Hammershoi in ‘colour shocker’!

That’s right – colour! 

Ladt week, at the Hirschsprung Collection in Copenhagen, a shocking discovery was made! Take a look, bottom right:

Pink! A pink room! By Hammershoi!!!

The label says ‘Interior in Louis XVI style. From the artist’s home, 1897.  In that year, the Hammershois moved into a newly built apartment, Aahuset in Aaboulevard, Copenhagen, where, presumably this was painted. 

Interestingly, when Hammershoi moved into Strandgard 30, he insisted on having the walls repainted to the muted palette that he became most associated with. 

This definitely needs more investigation!

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A Perfect Moment

When I returned to the art world four years ago, I came across a watercolour by Turner that reduced me to tears: 


Today, I flew out to Copenhagen with the express wish to discover more about Vilhelm Hammershoi and headed out to the Davids Samling collection.

I walked into a room full of Hammershois – 11, to be exact, and the emotional reaction to these wonderfully melancholic, tranquil works was heartfelt, to say the least. 

Having been introduced to Hammershoi through the fantastic documentary by Michael Palin, I feel really privileged to have made this journey. 

See what you think! 

Hammershoi at Davids Collection

Vilhelm Hammershoi

220px-Vilhelm_Hammershøi,_by_Vilhelm_Hammershøi

I do keep going on about how wonderful Hammershoi’s paintings are:

A little question…

Copenhagen Interior School

Hammershoi in Stockholm

Look through any window…

Tomorrow sees me in Copenhagen, following in his footsteps and seeing some truly wonderful works of art.

Today, Sotherby’s tweeted about a rare Hammershoi coming to auction.  The last one went for £1.7m so don’t think this will be on my wall, any time soon!

Hammershoi’s ‘White Door’

Copenhagen Interior School

In Copenhagen, circa 1890, three artists, Vilhem Hammershoi, Peter Ilsted and Carl Holsoe showed works under the title, The Free Exhibitions. Later, they became known as the Copenhagen Interior School, as all three were focused on showing a tranquility through light, shadow, and enigmatic figures in an interior scene.

While this may sound as if they were producing works of a similar nature (Ilsted was Hammershoi’s brother-in-law, after all!), they each took a slightly different approach to their subject matter, although it is difficult to really spot.

Vilhem Hammershoi

http://www.hammershoi.co.uk/biography/

 

vh-interior

Interior – Vilhelm Hammershoi

vh-standing-nude

Standing Nude – Vilhelm Hammershoi

 

 

 

 

 

 

 

 

 

 


 

Peter Ilsted

http://www.the-athenaeum.org/art/list.php?m=a&s=tu&aid=4179

pi-interior

Interior- Peter Ilsted

pi-girl-reading-a-letter

Girl Reading a Letter- Peter Ilsted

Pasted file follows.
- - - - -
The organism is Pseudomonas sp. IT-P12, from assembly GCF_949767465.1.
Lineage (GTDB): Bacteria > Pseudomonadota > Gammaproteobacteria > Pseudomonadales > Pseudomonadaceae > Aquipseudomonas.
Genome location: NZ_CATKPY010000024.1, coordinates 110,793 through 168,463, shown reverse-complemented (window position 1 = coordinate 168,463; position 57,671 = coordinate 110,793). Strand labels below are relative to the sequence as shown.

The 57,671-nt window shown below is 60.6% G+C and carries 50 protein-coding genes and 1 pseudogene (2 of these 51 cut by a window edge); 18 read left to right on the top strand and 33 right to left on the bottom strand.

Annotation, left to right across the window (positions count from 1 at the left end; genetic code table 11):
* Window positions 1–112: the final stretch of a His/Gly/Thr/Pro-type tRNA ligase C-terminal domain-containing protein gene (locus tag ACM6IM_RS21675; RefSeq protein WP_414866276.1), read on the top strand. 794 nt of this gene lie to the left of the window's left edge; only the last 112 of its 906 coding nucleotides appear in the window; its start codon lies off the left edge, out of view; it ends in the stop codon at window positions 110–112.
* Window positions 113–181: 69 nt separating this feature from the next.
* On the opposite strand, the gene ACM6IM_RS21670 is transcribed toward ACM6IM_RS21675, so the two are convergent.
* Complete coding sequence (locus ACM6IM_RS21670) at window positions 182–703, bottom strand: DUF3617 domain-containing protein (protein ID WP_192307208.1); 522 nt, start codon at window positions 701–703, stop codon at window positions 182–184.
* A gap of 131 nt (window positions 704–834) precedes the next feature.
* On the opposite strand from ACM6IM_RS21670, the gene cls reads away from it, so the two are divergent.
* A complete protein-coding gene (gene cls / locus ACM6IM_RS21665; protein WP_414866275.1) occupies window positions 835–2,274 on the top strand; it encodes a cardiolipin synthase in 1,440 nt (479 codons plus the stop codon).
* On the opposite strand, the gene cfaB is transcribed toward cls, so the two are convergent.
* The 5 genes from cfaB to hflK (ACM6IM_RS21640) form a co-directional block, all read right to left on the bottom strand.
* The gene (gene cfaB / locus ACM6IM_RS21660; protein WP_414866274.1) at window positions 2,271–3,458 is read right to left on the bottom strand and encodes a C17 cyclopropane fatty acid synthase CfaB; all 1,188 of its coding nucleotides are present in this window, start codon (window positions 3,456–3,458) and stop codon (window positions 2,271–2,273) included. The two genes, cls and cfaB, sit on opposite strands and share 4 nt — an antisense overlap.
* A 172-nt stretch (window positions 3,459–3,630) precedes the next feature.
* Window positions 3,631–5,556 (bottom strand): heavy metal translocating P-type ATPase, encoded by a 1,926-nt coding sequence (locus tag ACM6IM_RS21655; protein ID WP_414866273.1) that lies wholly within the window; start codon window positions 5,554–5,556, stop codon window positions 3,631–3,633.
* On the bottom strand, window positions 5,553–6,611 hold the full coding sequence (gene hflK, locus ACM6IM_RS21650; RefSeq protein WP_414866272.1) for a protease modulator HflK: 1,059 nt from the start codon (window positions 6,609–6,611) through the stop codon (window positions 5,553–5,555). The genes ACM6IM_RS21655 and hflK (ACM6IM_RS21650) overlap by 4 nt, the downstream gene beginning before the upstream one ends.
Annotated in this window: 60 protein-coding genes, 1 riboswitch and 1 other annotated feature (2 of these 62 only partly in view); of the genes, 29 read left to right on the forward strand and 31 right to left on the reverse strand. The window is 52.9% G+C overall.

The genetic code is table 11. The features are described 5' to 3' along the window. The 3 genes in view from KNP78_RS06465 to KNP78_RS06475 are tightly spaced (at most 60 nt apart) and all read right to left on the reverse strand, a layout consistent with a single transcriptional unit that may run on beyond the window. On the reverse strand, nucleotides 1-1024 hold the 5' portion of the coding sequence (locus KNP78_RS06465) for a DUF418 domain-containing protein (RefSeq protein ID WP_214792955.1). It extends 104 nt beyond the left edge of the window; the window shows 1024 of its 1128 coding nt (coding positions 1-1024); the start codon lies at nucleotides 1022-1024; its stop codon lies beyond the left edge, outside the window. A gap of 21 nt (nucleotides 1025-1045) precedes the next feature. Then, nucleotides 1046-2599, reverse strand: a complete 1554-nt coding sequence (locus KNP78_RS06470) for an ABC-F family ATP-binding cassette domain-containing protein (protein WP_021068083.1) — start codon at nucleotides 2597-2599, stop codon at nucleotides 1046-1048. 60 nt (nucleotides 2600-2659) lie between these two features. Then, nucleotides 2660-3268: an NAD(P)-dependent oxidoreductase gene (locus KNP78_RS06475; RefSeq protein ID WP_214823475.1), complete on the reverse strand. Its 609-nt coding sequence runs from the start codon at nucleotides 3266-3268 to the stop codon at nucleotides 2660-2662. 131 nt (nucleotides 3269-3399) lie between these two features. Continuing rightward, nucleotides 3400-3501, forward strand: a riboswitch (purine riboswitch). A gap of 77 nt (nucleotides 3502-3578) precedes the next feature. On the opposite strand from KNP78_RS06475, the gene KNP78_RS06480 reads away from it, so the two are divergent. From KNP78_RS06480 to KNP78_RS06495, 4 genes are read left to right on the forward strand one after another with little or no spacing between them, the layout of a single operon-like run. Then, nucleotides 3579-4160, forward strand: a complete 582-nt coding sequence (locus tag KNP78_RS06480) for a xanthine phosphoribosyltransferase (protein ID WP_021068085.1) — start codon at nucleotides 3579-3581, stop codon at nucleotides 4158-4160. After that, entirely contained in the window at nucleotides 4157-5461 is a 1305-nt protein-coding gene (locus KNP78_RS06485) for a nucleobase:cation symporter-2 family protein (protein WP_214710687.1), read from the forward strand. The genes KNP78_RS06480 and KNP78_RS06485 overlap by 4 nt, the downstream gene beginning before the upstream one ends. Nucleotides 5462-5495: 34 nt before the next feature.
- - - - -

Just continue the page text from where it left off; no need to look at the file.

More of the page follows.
Carl Holsoe

http://www.hammershoi.co.uk/carl-holsoe/

 

ch-interior

Interior – Carl Holsoe

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Interior with Woman – Carl Holsoe

Hammershoi in Stockholm

This is all about a painting I didn’t see.

Went to Stockholm this weekend, and, amongst other things, hoped to visit the National Gallery to see this Hammershoi:  Sunlight in the Drawing Room III

vilhelm-hammershoi-sunlight

Good thing I checked first as it’s closed for refurbishment until 2018! So, we’ll have to enjoy it at a distance for now. It is making me wonder about the possibility of a trip to Denmark though!

Look through any window…

What do you see? Had this Hollies track in my head all day after spending last night with Vilhelm Hammershoi!

Hammershoi was a Danish artist whose dreamy, melancholic interiors are an absolute delight. This one has been at Liverpool Tate as part of the Constallations series and it is absolutely beautiful.

 

 

 

 

 

 

 

 

 

 

 

 

 

 

 

I have been collecting exhibition catalogues for some time (thank you eBay!) and yesterday the catalogue for a 2008 exhibition of Hammershoi's work arrived.

In it I found this stunning painting, simply entitled 'Bedroom, 1890':

Words actually failed me here and I would dearly love to see this in Berlin. Hammershoi specialised in windows with a figure looking out at the world. This has an wistfulness that makes you want to weep -not big, heart-wrenching sobs, but gentle tears that you don't even realise you are flowing. It is so hard to believe that this was rejected by the 1890 jury of The Royal Danish Academy of Fine Arts!
This vid is Michel Palin's exploration of Hammershoi's work. Not sure which of the two is the most divine! http://youtu.be/fhQmS8KJeUo
As ever, there are connections to this. The painting was inspired by Casper David Friedrich's 'Woman at the Window'. This lovely little video tells you about this painting: http://youtu.be/eE7BR9HCffk

And, while looking at these, I was reminded of this exquisite painting currently at The Williamson in Birkenhead – side note: I love going to visit The Williamson. Not only do they have some quirky exhibitions on, their cake is the best gallery cake on Merseyside!!

By the Liverpool artist, Thomas Burke, it has to be inspired by Hammershoi and if so, it has all the qualities the original artist tried to portray. There are so many ways to read these works in terms of what they represent. Are these women trapped by their domesticity and are searching for escape or are they establishing their place in an often hostile world? Either way, as a collection, they certainly lower the blood pressure.

With all this melancholy gorgeosity (thanks to S.Fry for that noun), it was natural for me to connect all of these works with the most powerful and deeply personal work by Andrew Wyeth called Christina's World. This resonates with me on so many levels and it is one that I will keep my own counsel on, so apologies, no sharing on this!

Oh, and if I have to have an earworm, so can you! Enjoy The Hollies live!

http://youtu.be/BO_xRu0NNLg